16 Lenz’ Law Revisited, Conservation of Energy Assume the bar is moving to the right Assume the induced current is clockwise The magnetic force on the bar would be to the right The force would cause an acceleration and the velocity would increase This would cause the flux to increase and the current to increase and the velocity to increase… This would violate Conservation of Energy and so therefore, the current must be counterclockwise

17 Lenz’ Law – Moving Magnet Example A bar magnet is moved to the right toward a stationary loop of wire (a) As the magnet moves, the magnetic flux increases with time The induced current produces a flux to the left, so the current is in the direction shown (b)

18 Lenz’ Law, Final Note When applying Lenz’ Law, there are two magnetic fields to consider The external changing magnetic field that induces the current in the loop The magnetic field produced by the current in the loop

19 Generators Alternating Current (AC) generator Converts mechanical energy to electrical energy Consists of a wire loop rotated by some external means There are a variety of sources that can supply the energy to rotate the loop These may include falling water, heat by burning coal to produce steam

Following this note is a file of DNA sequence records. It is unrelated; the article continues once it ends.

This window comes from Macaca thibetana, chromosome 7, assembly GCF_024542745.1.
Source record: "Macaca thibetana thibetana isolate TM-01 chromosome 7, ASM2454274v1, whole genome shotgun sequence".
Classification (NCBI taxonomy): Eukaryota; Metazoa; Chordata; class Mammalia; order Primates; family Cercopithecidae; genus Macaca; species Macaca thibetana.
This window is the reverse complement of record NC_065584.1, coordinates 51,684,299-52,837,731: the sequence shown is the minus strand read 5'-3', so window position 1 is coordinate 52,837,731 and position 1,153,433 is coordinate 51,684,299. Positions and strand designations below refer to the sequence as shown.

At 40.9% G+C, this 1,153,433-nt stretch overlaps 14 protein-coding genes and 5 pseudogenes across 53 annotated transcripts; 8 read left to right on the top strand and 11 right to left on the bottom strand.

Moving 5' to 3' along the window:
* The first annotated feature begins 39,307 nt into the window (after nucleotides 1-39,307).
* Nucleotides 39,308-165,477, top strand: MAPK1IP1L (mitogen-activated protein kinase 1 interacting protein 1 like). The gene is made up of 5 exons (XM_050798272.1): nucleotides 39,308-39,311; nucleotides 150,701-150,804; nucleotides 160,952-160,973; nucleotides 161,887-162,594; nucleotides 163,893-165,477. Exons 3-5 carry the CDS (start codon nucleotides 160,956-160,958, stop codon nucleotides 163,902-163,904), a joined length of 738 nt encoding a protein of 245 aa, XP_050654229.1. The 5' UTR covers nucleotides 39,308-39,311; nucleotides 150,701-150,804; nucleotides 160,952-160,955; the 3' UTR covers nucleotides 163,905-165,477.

20 AC Generators, cont Basic operation of the generator As the loop rotates, the magnetic flux through it changes with time This induces an emf and a current in the external circuit The ends of the loop are connected to slip rings that rotate with the loop Connections to the external circuit are made by stationary brushes in contact with the slip rings

21 AC Generators, final The emf generated by the rotating loop can be found by ε =2 B ℓ v  =2 B ℓ sin θ If the loop rotates with a constant angular speed, ω, and N turns ε = N B A ω sin ω t ε = ε max when loop is parallel to the field ε = 0 when when the loop is perpendicular to the field

22 AC Generators – Detail of Rotating Loop The magnetic force on the charges in the wires AB and CD is perpendicular to the length of the wires An emf is generated in wires BC and AD The emf produced in each of these wires is ε= B ℓ v  = B ℓ sin θ

23 DC Generators Components are essentially the same as that of an ac generator The major difference is the contacts to the rotating loop are made by a split ring, or commutator

24 DC Generators, cont The output voltage always has the same polarity The current is a pulsing current To produce a steady current, many loops and commutators around the axis of rotation are used The multiple outputs are superimposed and the output is almost free of fluctuations